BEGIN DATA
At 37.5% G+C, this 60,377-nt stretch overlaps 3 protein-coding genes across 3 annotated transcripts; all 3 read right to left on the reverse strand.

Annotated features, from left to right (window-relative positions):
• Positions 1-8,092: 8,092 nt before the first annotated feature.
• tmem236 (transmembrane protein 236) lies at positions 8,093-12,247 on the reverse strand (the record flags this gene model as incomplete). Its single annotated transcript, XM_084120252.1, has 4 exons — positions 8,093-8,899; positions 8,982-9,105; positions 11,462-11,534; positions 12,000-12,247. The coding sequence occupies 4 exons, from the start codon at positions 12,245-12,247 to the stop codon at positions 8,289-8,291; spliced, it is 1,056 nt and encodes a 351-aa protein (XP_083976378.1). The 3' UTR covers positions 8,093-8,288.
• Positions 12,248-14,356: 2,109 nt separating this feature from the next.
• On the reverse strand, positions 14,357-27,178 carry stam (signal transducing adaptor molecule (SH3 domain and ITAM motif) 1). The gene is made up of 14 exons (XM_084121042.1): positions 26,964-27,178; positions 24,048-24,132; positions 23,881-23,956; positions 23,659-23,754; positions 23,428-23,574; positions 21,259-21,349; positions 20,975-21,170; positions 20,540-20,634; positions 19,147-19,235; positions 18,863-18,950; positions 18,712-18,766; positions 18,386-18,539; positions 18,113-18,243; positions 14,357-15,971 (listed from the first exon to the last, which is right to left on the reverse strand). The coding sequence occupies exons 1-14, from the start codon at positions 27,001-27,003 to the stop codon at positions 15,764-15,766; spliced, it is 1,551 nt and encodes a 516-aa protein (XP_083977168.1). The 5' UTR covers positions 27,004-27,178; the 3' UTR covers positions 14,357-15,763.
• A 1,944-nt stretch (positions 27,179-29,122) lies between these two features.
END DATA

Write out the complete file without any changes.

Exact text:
At 37.5% G+C, this 60,377-nt stretch overlaps 3 protein-coding genes across 3 annotated transcripts; all 3 read right to left on the reverse strand.

Annotated features, from left to right (window-relative positions):
• Positions 1-8,092: 8,092 nt before the first annotated feature.
• tmem236 (transmembrane protein 236) lies at positions 8,093-12,247 on the reverse strand (the record flags this gene model as incomplete). Its single annotated transcript, XM_084120252.1, has 4 exons — positions 8,093-8,899; positions 8,982-9,105; positions 11,462-11,534; positions 12,000-12,247. The coding sequence occupies 4 exons, from the start codon at positions 12,245-12,247 to the stop codon at positions 8,289-8,291; spliced, it is 1,056 nt and encodes a 351-aa protein (XP_083976378.1). The 3' UTR covers positions 8,093-8,288.
• Positions 12,248-14,356: 2,109 nt separating this feature from the next.
• On the reverse strand, positions 14,357-27,178 carry stam (signal transducing adaptor molecule (SH3 domain and ITAM motif) 1). The gene is made up of 14 exons (XM_084121042.1): positions 26,964-27,178; positions 24,048-24,132; positions 23,881-23,956; positions 23,659-23,754; positions 23,428-23,574; positions 21,259-21,349; positions 20,975-21,170; positions 20,540-20,634; positions 19,147-19,235; positions 18,863-18,950; positions 18,712-18,766; positions 18,386-18,539; positions 18,113-18,243; positions 14,357-15,971 (listed from the first exon to the last, which is right to left on the reverse strand). The coding sequence occupies exons 1-14, from the start codon at positions 27,001-27,003 to the stop codon at positions 15,764-15,766; spliced, it is 1,551 nt and encodes a 516-aa protein (XP_083977168.1). The 5' UTR covers positions 27,004-27,178; the 3' UTR covers positions 14,357-15,763.
• A 1,944-nt stretch (positions 27,179-29,122) lies between these two features.